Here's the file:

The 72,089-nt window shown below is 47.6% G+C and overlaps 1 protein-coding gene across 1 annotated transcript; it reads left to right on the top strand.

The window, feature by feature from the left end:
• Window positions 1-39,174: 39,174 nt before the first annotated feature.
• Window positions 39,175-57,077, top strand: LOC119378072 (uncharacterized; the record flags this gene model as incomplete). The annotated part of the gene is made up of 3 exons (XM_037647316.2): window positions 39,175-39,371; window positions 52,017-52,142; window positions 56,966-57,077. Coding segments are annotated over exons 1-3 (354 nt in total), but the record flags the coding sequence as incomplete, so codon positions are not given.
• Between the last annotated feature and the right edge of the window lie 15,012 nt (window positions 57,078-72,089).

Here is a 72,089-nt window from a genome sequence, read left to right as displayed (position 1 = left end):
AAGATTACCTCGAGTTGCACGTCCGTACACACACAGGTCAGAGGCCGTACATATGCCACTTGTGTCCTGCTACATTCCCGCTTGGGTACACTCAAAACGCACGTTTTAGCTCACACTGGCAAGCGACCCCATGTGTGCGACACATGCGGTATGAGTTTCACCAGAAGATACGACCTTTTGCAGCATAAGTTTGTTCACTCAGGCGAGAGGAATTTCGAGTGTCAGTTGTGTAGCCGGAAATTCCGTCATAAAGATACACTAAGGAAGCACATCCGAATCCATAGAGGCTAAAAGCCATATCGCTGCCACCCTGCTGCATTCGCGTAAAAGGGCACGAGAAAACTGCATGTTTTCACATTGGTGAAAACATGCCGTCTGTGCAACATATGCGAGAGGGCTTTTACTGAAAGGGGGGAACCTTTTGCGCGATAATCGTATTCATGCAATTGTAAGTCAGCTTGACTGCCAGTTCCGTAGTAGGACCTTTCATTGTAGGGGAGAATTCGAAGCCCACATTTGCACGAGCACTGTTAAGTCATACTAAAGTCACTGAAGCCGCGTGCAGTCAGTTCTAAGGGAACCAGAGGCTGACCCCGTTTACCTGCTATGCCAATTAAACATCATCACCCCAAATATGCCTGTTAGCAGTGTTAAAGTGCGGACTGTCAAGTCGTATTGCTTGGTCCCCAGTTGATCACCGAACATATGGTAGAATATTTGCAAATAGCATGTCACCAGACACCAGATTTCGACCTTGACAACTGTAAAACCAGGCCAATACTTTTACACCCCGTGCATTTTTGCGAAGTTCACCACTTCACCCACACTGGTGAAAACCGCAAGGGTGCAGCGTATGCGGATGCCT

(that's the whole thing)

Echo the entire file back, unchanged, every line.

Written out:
The 72,089-nt window shown below is 47.6% G+C and overlaps 1 protein-coding gene across 1 annotated transcript; it reads left to right on the top strand.

The window, feature by feature from the left end:
• Window positions 1-39,174: 39,174 nt before the first annotated feature.
• Window positions 39,175-57,077, top strand: LOC119378072 (uncharacterized; the record flags this gene model as incomplete). The annotated part of the gene is made up of 3 exons (XM_037647316.2): window positions 39,175-39,371; window positions 52,017-52,142; window positions 56,966-57,077. Coding segments are annotated over exons 1-3 (354 nt in total), but the record flags the coding sequence as incomplete, so codon positions are not given.
• Between the last annotated feature and the right edge of the window lie 15,012 nt (window positions 57,078-72,089).

Here is a 72,089-nt window from a genome sequence, read left to right as displayed (position 1 = left end):
AAGATTACCTCGAGTTGCACGTCCGTACACACACAGGTCAGAGGCCGTACATATGCCACTTGTGTCCTGCTACATTCCCGCTTGGGTACACTCAAAACGCACGTTTTAGCTCACACTGGCAAGCGACCCCATGTGTGCGACACATGCGGTATGAGTTTCACCAGAAGATACGACCTTTTGCAGCATAAGTTTGTTCACTCAGGCGAGAGGAATTTCGAGTGTCAGTTGTGTAGCCGGAAATTCCGTCATAAAGATACACTAAGGAAGCACATCCGAATCCATAGAGGCTAAAAGCCATATCGCTGCCACCCTGCTGCATTCGCGTAAAAGGGCACGAGAAAACTGCATGTTTTCACATTGGTGAAAACATGCCGTCTGTGCAACATATGCGAGAGGGCTTTTACTGAAAGGGGGGAACCTTTTGCGCGATAATCGTATTCATGCAATTGTAAGTCAGCTTGACTGCCAGTTCCGTAGTAGGACCTTTCATTGTAGGGGAGAATTCGAAGCCCACATTTGCACGAGCACTGTTAAGTCATACTAAAGTCACTGAAGCCGCGTGCAGTCAGTTCTAAGGGAACCAGAGGCTGACCCCGTTTACCTGCTATGCCAATTAAACATCATCACCCCAAATATGCCTGTTAGCAGTGTTAAAGTGCGGACTGTCAAGTCGTATTGCTTGGTCCCCAGTTGATCACCGAACATATGGTAGAATATTTGCAAATAGCATGTCACCAGACACCAGATTTCGACCTTGACAACTGTAAAACCAGGCCAATACTTTTACACCCCGTGCATTTTTGCGAAGTTCACCACTTCACCCACACTGGTGAAAACCGCAAGGGTGCAGCGTATGCGGATGCCT